Everyone in the world can easily fall into a stereotype. According to the Merriam Webster Dictionary, a stereotype is, “to believe unfairly that all people... with a particular characteristic are the same" ("stereotype" par.1). Sherman Alexie writes stories that allow him to expose the stereotypes of Native American Indians. In "Flight Pattern," William is aware of the Native American Indian stereotypes and attempts to not fall into it. In "What You Pawn I Will Redeem," Jackson embodies the stereotype and embraces it; he is proud to be the typical Native American Indian. Sherman Alexie creates two characters, William and Jackson, with personal motivation to find their place in the world.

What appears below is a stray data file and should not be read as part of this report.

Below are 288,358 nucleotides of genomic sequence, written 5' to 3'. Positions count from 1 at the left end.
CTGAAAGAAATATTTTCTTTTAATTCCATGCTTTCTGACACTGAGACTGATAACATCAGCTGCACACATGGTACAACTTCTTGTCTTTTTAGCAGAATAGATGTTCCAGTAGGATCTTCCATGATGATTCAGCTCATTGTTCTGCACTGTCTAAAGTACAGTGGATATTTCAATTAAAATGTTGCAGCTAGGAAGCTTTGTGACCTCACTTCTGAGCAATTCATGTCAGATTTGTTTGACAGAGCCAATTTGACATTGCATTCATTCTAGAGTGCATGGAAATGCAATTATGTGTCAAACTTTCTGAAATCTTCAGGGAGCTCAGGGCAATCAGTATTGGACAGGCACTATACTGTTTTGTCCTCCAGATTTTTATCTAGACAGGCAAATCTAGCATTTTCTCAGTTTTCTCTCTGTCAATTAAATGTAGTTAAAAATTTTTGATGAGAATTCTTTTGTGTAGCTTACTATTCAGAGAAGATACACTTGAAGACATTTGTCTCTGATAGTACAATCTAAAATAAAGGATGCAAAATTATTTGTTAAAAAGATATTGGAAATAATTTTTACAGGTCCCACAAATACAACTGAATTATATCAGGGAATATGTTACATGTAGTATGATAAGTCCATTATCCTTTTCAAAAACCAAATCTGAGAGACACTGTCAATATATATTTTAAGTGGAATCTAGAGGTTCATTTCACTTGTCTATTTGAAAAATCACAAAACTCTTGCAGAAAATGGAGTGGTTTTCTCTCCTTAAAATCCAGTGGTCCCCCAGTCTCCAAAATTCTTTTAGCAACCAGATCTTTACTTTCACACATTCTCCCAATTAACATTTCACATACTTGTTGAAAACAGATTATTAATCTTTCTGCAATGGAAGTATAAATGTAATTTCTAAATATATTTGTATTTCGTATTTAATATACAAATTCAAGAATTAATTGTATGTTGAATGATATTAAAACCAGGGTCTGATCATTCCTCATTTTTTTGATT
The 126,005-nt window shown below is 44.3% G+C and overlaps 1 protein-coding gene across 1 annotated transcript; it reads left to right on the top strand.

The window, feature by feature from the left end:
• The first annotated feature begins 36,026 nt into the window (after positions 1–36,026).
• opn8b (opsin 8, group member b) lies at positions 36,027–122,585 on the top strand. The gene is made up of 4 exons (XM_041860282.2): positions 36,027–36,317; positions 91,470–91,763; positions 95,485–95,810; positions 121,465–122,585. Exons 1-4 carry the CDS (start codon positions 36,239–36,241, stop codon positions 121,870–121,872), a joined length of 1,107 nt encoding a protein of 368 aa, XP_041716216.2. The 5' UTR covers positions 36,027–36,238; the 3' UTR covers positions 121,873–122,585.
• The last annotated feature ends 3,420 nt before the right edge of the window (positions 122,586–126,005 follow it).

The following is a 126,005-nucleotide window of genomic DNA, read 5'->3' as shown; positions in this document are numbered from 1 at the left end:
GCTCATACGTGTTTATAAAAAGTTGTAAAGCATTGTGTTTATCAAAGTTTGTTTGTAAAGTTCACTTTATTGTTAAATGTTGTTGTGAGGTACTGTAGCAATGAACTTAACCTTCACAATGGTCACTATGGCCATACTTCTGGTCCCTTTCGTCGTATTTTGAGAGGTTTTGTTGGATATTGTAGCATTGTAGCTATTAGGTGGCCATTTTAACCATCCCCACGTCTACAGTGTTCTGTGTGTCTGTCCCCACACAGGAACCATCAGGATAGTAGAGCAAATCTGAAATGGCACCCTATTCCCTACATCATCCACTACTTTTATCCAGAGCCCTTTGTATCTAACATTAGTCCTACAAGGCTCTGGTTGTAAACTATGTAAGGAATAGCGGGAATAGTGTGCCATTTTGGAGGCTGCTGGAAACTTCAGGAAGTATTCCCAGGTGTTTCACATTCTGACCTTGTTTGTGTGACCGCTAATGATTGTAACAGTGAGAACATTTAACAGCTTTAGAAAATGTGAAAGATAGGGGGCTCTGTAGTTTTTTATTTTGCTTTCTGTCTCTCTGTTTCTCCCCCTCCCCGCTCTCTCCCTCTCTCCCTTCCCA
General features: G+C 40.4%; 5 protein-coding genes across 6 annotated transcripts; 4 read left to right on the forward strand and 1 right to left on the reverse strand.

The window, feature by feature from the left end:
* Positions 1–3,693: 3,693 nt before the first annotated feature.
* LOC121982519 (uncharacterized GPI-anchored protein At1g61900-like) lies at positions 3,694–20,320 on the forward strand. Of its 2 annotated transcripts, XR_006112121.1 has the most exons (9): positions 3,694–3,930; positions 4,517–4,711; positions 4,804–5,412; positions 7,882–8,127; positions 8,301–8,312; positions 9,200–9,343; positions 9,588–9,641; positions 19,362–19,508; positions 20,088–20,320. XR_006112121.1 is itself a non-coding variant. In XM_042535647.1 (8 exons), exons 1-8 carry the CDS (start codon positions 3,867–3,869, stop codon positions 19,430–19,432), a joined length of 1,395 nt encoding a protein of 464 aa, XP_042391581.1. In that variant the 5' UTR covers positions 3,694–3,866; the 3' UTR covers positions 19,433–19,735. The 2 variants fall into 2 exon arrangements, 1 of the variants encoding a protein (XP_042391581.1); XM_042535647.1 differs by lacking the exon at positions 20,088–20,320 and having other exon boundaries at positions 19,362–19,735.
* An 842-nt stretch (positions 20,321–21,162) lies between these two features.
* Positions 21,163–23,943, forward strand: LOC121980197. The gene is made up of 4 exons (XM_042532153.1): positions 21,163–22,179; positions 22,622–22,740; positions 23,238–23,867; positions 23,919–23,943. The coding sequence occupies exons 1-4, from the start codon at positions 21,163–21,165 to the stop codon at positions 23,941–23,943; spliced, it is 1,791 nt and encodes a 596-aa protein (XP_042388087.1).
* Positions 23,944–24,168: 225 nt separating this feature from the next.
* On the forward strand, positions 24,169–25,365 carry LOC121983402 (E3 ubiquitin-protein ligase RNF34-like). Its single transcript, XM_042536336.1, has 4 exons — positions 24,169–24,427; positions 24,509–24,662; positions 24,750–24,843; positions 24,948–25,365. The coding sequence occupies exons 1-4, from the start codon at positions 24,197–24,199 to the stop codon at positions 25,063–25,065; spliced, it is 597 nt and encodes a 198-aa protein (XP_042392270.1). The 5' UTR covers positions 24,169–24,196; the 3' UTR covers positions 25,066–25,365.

William is aware of what the Native American Indian stereotypes are, which motivates him to not smoke, drink, or eat junk food. He avoids these vices as a way of proving that he is not the typical Native American Indian. However immediately after this statement, Alexie provides an image of William braiding, "his long black hair into two tight braids" (104), one of the most prominent stereotypes expected from a Native American Indian. William measured his life by imaginary numbers: by the amount of money he had in his bank account, the interest rate on his mortgage and the stock markets ups and downs. Investing his money in socially responsible funds was a privilege of choice typical for the white man that William tried so hard to represent; this view was opposite of the always-broke Indian who did not work or have any money. William expresses pride for himself and his culture by focusing on the fact that he is a Native American Indian with "ten thousand more reasons to terrorize the U.S." and pointing out how he has actively made the decision to be an American citizen with "kindness and moral decency and awesome ability to forgive" (112). He also indicates his complete disgust with the concept of profiling, stating that people “sniff” around him when he...
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